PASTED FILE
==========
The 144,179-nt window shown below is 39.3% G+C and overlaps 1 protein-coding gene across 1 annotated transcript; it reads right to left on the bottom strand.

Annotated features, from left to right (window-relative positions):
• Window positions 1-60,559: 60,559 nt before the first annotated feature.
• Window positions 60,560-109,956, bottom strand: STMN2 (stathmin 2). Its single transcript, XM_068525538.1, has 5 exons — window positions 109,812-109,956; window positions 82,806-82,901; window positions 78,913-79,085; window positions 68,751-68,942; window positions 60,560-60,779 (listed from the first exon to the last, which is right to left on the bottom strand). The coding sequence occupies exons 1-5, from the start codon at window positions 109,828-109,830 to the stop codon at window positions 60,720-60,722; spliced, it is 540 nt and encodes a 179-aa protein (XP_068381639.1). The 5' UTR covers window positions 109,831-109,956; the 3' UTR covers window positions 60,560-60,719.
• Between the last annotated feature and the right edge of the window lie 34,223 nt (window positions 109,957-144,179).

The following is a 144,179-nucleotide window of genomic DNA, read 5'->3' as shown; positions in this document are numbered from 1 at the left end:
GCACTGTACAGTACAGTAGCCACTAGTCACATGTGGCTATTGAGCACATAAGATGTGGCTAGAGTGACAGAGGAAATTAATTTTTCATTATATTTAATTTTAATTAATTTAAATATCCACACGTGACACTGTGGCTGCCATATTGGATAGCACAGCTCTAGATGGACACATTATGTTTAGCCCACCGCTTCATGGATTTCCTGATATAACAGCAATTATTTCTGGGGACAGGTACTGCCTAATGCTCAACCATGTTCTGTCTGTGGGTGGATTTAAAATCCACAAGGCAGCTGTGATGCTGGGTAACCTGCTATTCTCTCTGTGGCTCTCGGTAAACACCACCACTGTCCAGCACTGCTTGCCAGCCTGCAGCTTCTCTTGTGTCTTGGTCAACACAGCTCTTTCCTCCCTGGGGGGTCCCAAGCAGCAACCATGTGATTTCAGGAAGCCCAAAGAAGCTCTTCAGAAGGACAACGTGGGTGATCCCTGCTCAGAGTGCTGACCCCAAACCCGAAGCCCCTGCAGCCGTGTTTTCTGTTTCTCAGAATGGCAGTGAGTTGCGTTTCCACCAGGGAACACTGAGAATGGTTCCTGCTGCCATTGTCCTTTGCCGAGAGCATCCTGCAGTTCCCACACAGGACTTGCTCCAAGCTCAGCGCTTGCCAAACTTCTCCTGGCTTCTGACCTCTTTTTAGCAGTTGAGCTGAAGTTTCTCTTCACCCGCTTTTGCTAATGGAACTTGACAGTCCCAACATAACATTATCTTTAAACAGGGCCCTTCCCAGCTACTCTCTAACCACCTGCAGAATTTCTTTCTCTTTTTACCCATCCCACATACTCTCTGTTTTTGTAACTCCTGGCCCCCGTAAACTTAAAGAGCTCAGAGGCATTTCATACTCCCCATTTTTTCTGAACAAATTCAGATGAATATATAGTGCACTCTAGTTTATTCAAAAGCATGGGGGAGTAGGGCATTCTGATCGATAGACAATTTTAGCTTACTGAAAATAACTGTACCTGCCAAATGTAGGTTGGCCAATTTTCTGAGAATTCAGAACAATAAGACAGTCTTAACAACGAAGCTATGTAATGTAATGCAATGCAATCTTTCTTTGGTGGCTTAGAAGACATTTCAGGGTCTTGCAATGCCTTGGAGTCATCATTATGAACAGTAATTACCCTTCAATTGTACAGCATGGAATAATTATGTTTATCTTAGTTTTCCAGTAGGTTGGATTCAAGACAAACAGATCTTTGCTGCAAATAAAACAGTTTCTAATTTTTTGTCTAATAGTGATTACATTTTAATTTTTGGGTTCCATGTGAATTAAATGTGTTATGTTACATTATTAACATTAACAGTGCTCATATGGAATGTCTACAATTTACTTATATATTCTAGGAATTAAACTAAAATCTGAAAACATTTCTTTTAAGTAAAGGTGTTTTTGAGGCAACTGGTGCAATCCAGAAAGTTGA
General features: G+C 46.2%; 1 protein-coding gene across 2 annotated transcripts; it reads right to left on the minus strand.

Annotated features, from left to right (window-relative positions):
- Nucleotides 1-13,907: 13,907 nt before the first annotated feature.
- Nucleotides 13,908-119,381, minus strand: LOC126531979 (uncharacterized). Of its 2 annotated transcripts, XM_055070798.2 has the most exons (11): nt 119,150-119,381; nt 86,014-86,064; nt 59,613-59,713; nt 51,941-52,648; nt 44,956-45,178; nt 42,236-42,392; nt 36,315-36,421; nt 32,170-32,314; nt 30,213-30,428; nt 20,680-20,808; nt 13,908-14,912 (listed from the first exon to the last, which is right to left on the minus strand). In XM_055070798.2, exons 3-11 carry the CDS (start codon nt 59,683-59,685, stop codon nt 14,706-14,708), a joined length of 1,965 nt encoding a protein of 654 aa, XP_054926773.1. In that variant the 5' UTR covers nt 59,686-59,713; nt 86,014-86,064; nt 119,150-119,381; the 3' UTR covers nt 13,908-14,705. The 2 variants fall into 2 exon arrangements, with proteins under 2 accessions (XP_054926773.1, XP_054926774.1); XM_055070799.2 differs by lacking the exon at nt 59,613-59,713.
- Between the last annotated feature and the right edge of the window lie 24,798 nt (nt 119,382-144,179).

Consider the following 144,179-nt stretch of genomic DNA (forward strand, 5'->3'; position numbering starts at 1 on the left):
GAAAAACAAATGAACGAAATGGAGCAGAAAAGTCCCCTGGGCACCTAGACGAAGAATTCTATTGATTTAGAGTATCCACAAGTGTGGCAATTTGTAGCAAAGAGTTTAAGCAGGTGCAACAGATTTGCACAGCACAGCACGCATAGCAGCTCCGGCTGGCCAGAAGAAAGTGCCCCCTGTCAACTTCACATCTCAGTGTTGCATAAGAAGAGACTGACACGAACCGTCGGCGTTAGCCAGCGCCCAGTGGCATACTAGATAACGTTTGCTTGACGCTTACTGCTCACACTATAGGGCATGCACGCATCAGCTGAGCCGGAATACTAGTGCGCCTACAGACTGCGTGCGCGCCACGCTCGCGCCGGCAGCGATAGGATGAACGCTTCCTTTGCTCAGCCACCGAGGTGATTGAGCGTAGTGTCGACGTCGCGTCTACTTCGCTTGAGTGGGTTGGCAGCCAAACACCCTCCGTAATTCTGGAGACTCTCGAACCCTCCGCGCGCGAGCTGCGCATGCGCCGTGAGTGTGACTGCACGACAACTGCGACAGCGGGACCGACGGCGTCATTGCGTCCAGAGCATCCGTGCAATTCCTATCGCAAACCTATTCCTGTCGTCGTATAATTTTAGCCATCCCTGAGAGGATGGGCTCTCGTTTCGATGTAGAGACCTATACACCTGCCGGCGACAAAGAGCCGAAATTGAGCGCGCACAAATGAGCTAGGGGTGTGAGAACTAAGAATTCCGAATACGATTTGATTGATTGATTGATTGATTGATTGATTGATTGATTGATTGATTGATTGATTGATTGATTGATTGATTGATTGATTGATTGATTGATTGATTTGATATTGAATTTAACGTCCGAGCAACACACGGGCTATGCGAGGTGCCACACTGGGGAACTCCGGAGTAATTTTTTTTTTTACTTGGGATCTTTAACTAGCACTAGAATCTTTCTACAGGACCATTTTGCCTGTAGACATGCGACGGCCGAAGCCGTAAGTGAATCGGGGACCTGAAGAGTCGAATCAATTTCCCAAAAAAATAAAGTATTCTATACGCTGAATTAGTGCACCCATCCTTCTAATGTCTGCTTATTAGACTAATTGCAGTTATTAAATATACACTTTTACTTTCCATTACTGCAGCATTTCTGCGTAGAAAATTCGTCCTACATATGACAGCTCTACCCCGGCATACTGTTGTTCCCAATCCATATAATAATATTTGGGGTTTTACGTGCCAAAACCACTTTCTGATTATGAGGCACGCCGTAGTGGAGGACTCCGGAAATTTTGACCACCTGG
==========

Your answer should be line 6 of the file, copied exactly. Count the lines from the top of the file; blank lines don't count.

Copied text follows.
The following is a 144,179-nucleotide window of genomic DNA, read 5'->3' as shown; positions in this document are numbered from 1 at the left end: